The contract exception to the collateral source rule applies to PIP benefits of an automobile insurance policy. Because the Colorado Auto Accident Reparations Act (former 10-4-701 to 10-4-726) (no-fault insurance act), under which losses resulting from an automobile accident that were eligible for PIP coverage under an insurance policy were not recoverable in a tort action against the tortfeasor who caused the losses, was repealed before the automobile accident occurred, the contract exception to the collateral source rule applied to plaintiffs claim for lost earnings. Miller v. Brannon, 207 P.3d 923 (Colo. App. 2009) (decided under law as it existed prior to the 2003 repeal of 10-4-713).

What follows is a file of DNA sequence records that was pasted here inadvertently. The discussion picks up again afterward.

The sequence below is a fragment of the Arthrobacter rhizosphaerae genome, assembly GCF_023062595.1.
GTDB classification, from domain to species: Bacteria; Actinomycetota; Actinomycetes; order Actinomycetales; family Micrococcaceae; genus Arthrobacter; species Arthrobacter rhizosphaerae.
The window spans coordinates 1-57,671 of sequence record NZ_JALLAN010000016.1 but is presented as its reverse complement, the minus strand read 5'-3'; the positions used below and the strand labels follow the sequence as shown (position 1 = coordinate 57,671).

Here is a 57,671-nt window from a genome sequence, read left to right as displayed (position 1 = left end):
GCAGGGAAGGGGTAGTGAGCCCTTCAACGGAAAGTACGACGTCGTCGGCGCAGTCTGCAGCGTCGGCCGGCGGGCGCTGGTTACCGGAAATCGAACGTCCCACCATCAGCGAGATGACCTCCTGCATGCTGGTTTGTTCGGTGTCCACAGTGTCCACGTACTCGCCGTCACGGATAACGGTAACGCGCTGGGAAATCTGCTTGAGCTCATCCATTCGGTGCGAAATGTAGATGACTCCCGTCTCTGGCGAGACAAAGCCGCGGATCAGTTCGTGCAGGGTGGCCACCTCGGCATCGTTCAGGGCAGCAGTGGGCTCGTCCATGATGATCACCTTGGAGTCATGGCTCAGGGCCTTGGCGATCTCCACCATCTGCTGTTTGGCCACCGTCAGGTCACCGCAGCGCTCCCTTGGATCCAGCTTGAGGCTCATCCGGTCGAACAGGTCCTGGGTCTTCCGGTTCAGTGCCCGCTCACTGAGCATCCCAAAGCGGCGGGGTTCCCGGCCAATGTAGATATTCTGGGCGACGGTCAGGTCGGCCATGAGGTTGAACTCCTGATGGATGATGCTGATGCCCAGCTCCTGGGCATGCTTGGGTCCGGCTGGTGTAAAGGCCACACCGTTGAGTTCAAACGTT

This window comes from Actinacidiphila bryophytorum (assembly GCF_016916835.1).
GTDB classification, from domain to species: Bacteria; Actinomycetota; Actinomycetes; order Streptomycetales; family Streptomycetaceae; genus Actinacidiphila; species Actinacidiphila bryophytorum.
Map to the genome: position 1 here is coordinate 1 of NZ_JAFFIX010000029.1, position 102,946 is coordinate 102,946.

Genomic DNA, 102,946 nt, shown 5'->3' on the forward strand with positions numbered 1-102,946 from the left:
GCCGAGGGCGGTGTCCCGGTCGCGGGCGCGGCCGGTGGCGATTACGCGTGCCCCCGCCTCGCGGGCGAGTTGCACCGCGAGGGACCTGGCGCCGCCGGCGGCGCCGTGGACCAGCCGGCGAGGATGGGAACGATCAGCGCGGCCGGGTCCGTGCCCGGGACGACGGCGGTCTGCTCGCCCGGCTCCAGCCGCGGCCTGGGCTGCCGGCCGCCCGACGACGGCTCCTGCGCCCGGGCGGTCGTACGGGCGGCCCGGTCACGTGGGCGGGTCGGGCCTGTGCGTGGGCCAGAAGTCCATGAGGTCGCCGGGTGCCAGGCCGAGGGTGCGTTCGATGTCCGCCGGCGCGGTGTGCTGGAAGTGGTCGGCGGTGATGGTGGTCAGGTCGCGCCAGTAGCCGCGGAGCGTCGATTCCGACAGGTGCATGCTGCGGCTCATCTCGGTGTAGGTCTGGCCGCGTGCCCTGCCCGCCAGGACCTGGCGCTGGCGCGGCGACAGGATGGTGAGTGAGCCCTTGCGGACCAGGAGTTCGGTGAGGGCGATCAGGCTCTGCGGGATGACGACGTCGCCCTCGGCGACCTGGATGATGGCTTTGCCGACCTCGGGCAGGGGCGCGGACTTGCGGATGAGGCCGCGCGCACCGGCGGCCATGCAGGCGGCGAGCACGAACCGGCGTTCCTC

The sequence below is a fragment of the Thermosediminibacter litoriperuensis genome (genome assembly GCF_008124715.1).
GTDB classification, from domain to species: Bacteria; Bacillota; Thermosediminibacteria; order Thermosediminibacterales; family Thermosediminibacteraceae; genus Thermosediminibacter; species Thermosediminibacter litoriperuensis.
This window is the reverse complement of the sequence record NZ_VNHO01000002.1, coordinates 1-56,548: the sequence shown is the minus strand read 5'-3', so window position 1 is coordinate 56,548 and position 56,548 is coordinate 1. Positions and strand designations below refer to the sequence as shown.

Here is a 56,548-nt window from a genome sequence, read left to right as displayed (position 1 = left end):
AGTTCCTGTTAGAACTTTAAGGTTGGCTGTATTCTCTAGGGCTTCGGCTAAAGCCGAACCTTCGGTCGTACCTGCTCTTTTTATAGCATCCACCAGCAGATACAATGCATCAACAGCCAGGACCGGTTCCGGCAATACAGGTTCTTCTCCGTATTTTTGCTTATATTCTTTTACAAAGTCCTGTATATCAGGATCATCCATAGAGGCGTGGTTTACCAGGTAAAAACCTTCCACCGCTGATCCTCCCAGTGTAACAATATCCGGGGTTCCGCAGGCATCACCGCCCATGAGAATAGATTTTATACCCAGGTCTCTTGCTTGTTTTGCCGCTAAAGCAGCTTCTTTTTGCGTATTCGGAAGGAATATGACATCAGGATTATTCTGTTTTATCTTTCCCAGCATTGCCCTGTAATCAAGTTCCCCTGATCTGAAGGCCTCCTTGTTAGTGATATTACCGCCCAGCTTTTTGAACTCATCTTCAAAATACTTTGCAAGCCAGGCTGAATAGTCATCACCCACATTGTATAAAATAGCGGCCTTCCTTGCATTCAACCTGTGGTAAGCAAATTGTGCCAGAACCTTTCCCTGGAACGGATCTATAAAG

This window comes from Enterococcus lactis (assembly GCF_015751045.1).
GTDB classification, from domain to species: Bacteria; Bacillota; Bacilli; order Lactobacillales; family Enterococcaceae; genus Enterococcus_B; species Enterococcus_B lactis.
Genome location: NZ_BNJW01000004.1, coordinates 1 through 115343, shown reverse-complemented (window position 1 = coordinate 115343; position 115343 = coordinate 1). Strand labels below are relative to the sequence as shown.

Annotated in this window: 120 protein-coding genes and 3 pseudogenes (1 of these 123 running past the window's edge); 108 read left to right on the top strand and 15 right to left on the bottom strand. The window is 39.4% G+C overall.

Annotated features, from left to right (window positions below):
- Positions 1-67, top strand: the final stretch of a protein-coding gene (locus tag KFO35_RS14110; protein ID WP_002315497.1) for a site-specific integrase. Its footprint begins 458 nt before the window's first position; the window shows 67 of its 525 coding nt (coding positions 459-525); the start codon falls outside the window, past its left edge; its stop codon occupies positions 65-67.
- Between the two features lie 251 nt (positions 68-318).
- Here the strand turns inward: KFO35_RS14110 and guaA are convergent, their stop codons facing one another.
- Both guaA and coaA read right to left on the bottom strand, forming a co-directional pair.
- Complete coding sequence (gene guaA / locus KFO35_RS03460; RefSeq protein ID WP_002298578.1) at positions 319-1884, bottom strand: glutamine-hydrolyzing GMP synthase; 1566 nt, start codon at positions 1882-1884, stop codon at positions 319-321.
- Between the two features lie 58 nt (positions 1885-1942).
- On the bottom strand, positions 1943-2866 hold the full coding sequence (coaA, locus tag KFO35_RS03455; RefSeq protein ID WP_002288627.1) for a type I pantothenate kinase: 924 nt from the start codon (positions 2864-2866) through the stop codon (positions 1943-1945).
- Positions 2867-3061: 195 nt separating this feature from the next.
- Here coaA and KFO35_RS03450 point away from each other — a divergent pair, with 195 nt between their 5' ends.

There is nothing in the language of the contract exception that would exclude PIP benefits because the no-fault insurance act required a person to purchase such benefits. Miller v. Brannon, 207 P.3d 923 (Colo. App. 2009) (decided under law as it existed prior to the 2003 repeal of 10-4-713).
The contract exception applies to medicare benefits for which the plaintiff has qualified through social security disability insurance (SSDI), as a result of his contributions to social security. Forfar v. Wal-Mart Stores, Inc., 2018 COA 125, 436 P.3d 580.
The scope of this section is not entirely clear. Therefore, the courts must look beyond the plain language to determine legislative intent. The court is to look at the object sought to be attained by the general assembly and at the legislative history. Van Waters & Rogers, Inc. v. Keelen, 840 P.2d 1070 (Colo. 1992).